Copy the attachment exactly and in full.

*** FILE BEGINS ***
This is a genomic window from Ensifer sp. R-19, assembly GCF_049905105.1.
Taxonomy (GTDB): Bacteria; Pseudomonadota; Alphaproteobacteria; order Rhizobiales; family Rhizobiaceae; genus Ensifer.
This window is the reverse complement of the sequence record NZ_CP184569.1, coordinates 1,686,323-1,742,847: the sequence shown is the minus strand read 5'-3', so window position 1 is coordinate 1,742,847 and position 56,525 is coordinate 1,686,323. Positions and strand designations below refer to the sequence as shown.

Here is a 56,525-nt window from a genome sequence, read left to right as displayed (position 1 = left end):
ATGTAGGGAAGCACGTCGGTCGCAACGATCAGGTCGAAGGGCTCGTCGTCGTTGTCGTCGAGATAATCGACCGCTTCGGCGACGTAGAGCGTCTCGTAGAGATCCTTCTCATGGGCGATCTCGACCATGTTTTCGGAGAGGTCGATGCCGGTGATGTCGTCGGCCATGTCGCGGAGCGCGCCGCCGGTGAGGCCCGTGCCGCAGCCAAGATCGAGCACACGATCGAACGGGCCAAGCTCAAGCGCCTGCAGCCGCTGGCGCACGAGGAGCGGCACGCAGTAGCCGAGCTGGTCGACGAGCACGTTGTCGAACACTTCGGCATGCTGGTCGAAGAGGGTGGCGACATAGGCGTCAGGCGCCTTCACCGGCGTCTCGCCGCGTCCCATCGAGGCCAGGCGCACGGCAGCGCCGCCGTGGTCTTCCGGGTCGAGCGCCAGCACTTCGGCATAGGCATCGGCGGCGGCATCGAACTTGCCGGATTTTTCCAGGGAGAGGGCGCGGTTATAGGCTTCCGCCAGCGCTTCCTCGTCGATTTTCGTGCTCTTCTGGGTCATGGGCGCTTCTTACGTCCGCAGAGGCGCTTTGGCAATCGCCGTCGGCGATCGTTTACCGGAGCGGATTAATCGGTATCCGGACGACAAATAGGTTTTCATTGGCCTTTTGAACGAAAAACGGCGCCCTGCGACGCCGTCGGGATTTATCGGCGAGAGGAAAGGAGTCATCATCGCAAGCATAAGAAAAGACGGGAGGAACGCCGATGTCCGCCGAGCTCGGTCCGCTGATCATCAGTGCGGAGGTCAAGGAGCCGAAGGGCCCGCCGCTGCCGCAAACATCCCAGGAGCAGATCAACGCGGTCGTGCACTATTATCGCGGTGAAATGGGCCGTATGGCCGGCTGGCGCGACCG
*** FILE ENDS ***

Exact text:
This is a genomic window from Ensifer sp. R-19, assembly GCF_049905105.1.
Taxonomy (GTDB): Bacteria; Pseudomonadota; Alphaproteobacteria; order Rhizobiales; family Rhizobiaceae; genus Ensifer.
This window is the reverse complement of the sequence record NZ_CP184569.1, coordinates 1,686,323-1,742,847: the sequence shown is the minus strand read 5'-3', so window position 1 is coordinate 1,742,847 and position 56,525 is coordinate 1,686,323. Positions and strand designations below refer to the sequence as shown.

Here is a 56,525-nt window from a genome sequence, read left to right as displayed (position 1 = left end):
ATGTAGGGAAGCACGTCGGTCGCAACGATCAGGTCGAAGGGCTCGTCGTCGTTGTCGTCGAGATAATCGACCGCTTCGGCGACGTAGAGCGTCTCGTAGAGATCCTTCTCATGGGCGATCTCGACCATGTTTTCGGAGAGGTCGATGCCGGTGATGTCGTCGGCCATGTCGCGGAGCGCGCCGCCGGTGAGGCCCGTGCCGCAGCCAAGATCGAGCACACGATCGAACGGGCCAAGCTCAAGCGCCTGCAGCCGCTGGCGCACGAGGAGCGGCACGCAGTAGCCGAGCTGGTCGACGAGCACGTTGTCGAACACTTCGGCATGCTGGTCGAAGAGGGTGGCGACATAGGCGTCAGGCGCCTTCACCGGCGTCTCGCCGCGTCCCATCGAGGCCAGGCGCACGGCAGCGCCGCCGTGGTCTTCCGGGTCGAGCGCCAGCACTTCGGCATAGGCATCGGCGGCGGCATCGAACTTGCCGGATTTTTCCAGGGAGAGGGCGCGGTTATAGGCTTCCGCCAGCGCTTCCTCGTCGATTTTCGTGCTCTTCTGGGTCATGGGCGCTTCTTACGTCCGCAGAGGCGCTTTGGCAATCGCCGTCGGCGATCGTTTACCGGAGCGGATTAATCGGTATCCGGACGACAAATAGGTTTTCATTGGCCTTTTGAACGAAAAACGGCGCCCTGCGACGCCGTCGGGATTTATCGGCGAGAGGAAAGGAGTCATCATCGCAAGCATAAGAAAAGACGGGAGGAACGCCGATGTCCGCCGAGCTCGGTCCGCTGATCATCAGTGCGGAGGTCAAGGAGCCGAAGGGCCCGCCGCTGCCGCAAACATCCCAGGAGCAGATCAACGCGGTCGTGCACTATTATCGCGGTGAAATGGGCCGTATGGCCGGCTGGCGCGACCG